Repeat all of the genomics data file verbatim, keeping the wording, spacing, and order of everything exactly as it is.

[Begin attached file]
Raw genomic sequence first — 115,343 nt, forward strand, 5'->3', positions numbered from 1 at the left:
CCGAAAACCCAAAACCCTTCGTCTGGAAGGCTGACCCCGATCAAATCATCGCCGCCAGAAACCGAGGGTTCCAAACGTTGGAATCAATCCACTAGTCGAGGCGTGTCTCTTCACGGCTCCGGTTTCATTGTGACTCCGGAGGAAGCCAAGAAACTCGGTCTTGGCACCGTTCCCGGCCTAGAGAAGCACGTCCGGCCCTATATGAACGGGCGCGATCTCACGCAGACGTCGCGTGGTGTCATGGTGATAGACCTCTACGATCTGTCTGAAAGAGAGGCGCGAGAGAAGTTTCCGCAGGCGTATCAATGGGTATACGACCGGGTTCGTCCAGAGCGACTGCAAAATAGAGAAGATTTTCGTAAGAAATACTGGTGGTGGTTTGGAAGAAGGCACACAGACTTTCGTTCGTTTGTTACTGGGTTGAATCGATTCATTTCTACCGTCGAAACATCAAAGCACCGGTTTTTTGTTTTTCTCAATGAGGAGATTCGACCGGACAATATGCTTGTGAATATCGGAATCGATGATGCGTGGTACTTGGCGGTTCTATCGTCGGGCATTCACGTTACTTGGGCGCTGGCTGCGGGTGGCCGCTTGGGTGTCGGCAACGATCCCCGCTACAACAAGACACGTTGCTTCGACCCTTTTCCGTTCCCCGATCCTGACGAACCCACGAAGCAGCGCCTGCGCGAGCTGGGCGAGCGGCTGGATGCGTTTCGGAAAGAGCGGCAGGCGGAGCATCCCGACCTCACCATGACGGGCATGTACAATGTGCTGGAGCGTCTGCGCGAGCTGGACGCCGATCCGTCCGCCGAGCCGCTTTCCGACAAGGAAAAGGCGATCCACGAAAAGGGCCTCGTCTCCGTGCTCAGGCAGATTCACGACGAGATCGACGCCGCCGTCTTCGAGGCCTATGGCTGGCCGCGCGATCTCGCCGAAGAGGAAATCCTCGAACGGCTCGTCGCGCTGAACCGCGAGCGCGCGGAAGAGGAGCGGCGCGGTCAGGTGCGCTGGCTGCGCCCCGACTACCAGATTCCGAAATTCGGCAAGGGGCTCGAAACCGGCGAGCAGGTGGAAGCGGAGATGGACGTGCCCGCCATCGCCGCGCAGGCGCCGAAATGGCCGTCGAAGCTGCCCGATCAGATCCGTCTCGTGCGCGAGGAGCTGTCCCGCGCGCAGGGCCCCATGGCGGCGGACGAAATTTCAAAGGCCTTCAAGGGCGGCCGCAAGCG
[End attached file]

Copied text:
Raw genomic sequence first — 115,343 nt, forward strand, 5'->3', positions numbered from 1 at the left:
CCGAAAACCCAAAACCCTTCGTCTGGAAGGCTGACCCCGATCAAATCATCGCCGCCAGAAACCGAGGGTTCCAAACGTTGGAATCAATCCACTAGTCGAGGCGTGTCTCTTCACGGCTCCGGTTTCATTGTGACTCCGGAGGAAGCCAAGAAACTCGGTCTTGGCACCGTTCCCGGCCTAGAGAAGCACGTCCGGCCCTATATGAACGGGCGCGATCTCACGCAGACGTCGCGTGGTGTCATGGTGATAGACCTCTACGATCTGTCTGAAAGAGAGGCGCGAGAGAAGTTTCCGCAGGCGTATCAATGGGTATACGACCGGGTTCGTCCAGAGCGACTGCAAAATAGAGAAGATTTTCGTAAGAAATACTGGTGGTGGTTTGGAAGAAGGCACACAGACTTTCGTTCGTTTGTTACTGGGTTGAATCGATTCATTTCTACCGTCGAAACATCAAAGCACCGGTTTTTTGTTTTTCTCAATGAGGAGATTCGACCGGACAATATGCTTGTGAATATCGGAATCGATGATGCGTGGTACTTGGCGGTTCTATCGTCGGGCATTCACGTTACTTGGGCGCTGGCTGCGGGTGGCCGCTTGGGTGTCGGCAACGATCCCCGCTACAACAAGACACGTTGCTTCGACCCTTTTCCGTTCCCCGATCCTGACGAACCCACGAAGCAGCGCCTGCGCGAGCTGGGCGAGCGGCTGGATGCGTTTCGGAAAGAGCGGCAGGCGGAGCATCCCGACCTCACCATGACGGGCATGTACAATGTGCTGGAGCGTCTGCGCGAGCTGGACGCCGATCCGTCCGCCGAGCCGCTTTCCGACAAGGAAAAGGCGATCCACGAAAAGGGCCTCGTCTCCGTGCTCAGGCAGATTCACGACGAGATCGACGCCGCCGTCTTCGAGGCCTATGGCTGGCCGCGCGATCTCGCCGAAGAGGAAATCCTCGAACGGCTCGTCGCGCTGAACCGCGAGCGCGCGGAAGAGGAGCGGCGCGGTCAGGTGCGCTGGCTGCGCCCCGACTACCAGATTCCGAAATTCGGCAAGGGGCTCGAAACCGGCGAGCAGGTGGAAGCGGAGATGGACGTGCCCGCCATCGCCGCGCAGGCGCCGAAATGGCCGTCGAAGCTGCCCGATCAGATCCGTCTCGTGCGCGAGGAGCTGTCCCGCGCGCAGGGCCCCATGGCGGCGGACGAAATTTCAAAGGCCTTCAAGGGCGGCCGCAAGCG